I have learnt a lot from this experience. Some purely practical considerations like I will never figure out how to use the shewee or I need a sleeping bag I can do up through to packing a spare waterproof. I have learnt a lot, lot more about myself. How I respond to fear, pressure, discomfort and potential danger. How my brain responds to my physical discomfort, how to work through the walls of my mind and so much more.
It's the best thing I have ever done, not least because I never thought I would do something like this.
Evening Walk into Loch nan Cnapan
Day 1 - Sgor Gaioth via Carn Ban Mor
Day 2 - Return via Coire Garblach, Meall nan Sleac and Glen Feshie
by soulminer » Mon Feb 21, 2011 5:46 pm
That's the Scotland fur ye
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by skuk007 » Mon Feb 21, 2011 6:02 pm
Not bad for a first camping outing I'd say. And as you say lots of experience gained, you'll be a getting your "Wild-camping" leaders badge before long.
by dooterbang » Mon Feb 21, 2011 9:39 pm
Also well done on the 5k.
by rockhopper » Tue Feb 22, 2011 12:33 am
by smirnie71 » Tue Feb 22, 2011 10:06 am
soulminer wrote:Bloody good this adventure stuff Fine camping trip with all the necessary coldness,wetness and painful hips- is that not why we do it
That's the Scotland fur ye
Yes, have learnt several lessens and am particularly vested in not getting such sore hips anymore!
by smirnie71 » Tue Feb 22, 2011 10:11 am
skuk007 wrote:you'll be a getting your "Wild-camping" leaders badge before long.
I think that may be a way off but at least we know we loved it and it's now worth investing in some better and especially lighter kit!
by smirnie71 » Tue Feb 22, 2011 10:13 am
dooterbang wrote:Fab stuff - nice adventure.
Also well done on the 5k.
Thank you! Found the race and prep for it helped immeasurably with building a little more stamina for the hills so the plan is to get back to running again this spring.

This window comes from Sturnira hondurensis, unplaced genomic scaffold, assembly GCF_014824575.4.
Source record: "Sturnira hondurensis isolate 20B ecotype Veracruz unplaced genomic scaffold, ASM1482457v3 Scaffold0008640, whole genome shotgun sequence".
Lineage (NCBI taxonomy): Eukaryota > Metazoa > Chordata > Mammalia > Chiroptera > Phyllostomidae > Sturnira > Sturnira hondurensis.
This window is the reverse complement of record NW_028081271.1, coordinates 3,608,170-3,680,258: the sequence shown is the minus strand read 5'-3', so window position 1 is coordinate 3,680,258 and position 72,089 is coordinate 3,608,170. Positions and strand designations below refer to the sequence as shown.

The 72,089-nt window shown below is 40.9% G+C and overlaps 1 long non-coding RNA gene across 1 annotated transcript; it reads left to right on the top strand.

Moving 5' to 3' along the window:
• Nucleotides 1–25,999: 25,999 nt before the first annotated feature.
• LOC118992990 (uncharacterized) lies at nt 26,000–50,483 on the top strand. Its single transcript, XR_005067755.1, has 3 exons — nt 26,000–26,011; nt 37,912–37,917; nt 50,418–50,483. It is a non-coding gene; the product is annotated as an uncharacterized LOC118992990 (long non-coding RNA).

by smirnie71 » Tue Feb 22, 2011 10:14 am
gagfax wrote:Invest in a good inflatable camping mat if you havent got one that should give you a better nights sleep. Well done the two of you
Believe me, that's item number 1 on the gear wish list! If only so we don't have to drag a ground sheet up the hills!
by smirnie71 » Tue Feb 22, 2011 10:20 am
rockhopper wrote:Cracking adventure - well done. On my list for summer - have cycled up to Loch Einich from Coylumbridge umpteen times but haven't been up Sgor Gaioth yet. Looking forward to it after reading your report.
It is a fantastic Munro and I am so glad we chose it as our first as the scenery is so varied and you really get a sense of how wild it can be up on the Cairngorm plateau. Would go back in a heart beat!
by smirnie71 » Tue Feb 22, 2011 4:25 pm
First time I clapped eyes on Sgor Gaoith was back in April last year as I proudly conquered what I thought was my first munro, Carn Ban Mor.. lol! I couldn't even see Sgor Gaoith, it was white out and we came across a couple of other walkers who said they'd had a close encounter with the cornices.. *gulp* Still, you can always go again... it's well worth it! We were plain lucky that the cloud we sat in for 90% of the time lifted a wee bit!